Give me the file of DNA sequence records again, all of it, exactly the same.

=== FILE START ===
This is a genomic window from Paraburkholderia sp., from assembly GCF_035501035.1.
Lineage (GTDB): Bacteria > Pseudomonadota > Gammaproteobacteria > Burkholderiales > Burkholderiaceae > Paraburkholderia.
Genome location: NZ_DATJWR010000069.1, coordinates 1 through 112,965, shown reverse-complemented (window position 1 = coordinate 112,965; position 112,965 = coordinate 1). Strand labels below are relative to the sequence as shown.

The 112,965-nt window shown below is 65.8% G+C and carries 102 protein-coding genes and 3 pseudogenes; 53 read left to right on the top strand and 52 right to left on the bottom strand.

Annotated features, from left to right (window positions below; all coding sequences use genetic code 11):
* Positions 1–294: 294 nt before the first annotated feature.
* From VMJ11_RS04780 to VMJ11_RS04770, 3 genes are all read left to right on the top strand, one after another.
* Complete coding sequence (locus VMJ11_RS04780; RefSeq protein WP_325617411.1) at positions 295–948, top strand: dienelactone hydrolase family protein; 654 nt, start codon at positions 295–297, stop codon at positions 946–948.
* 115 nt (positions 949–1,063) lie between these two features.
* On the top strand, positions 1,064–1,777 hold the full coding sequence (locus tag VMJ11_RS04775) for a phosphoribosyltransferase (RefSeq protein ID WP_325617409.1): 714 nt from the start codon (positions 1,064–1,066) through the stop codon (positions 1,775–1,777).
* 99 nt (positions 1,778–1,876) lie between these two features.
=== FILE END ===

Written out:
This is a genomic window from Paraburkholderia sp., from assembly GCF_035501035.1.
Lineage (GTDB): Bacteria > Pseudomonadota > Gammaproteobacteria > Burkholderiales > Burkholderiaceae > Paraburkholderia.
Genome location: NZ_DATJWR010000069.1, coordinates 1 through 112,965, shown reverse-complemented (window position 1 = coordinate 112,965; position 112,965 = coordinate 1). Strand labels below are relative to the sequence as shown.

The 112,965-nt window shown below is 65.8% G+C and carries 102 protein-coding genes and 3 pseudogenes; 53 read left to right on the top strand and 52 right to left on the bottom strand.

Annotated features, from left to right (window positions below; all coding sequences use genetic code 11):
* Positions 1–294: 294 nt before the first annotated feature.
* From VMJ11_RS04780 to VMJ11_RS04770, 3 genes are all read left to right on the top strand, one after another.
* Complete coding sequence (locus VMJ11_RS04780; RefSeq protein WP_325617411.1) at positions 295–948, top strand: dienelactone hydrolase family protein; 654 nt, start codon at positions 295–297, stop codon at positions 946–948.
* 115 nt (positions 949–1,063) lie between these two features.
* On the top strand, positions 1,064–1,777 hold the full coding sequence (locus tag VMJ11_RS04775) for a phosphoribosyltransferase (RefSeq protein ID WP_325617409.1): 714 nt from the start codon (positions 1,064–1,066) through the stop codon (positions 1,775–1,777).
* 99 nt (positions 1,778–1,876) lie between these two features.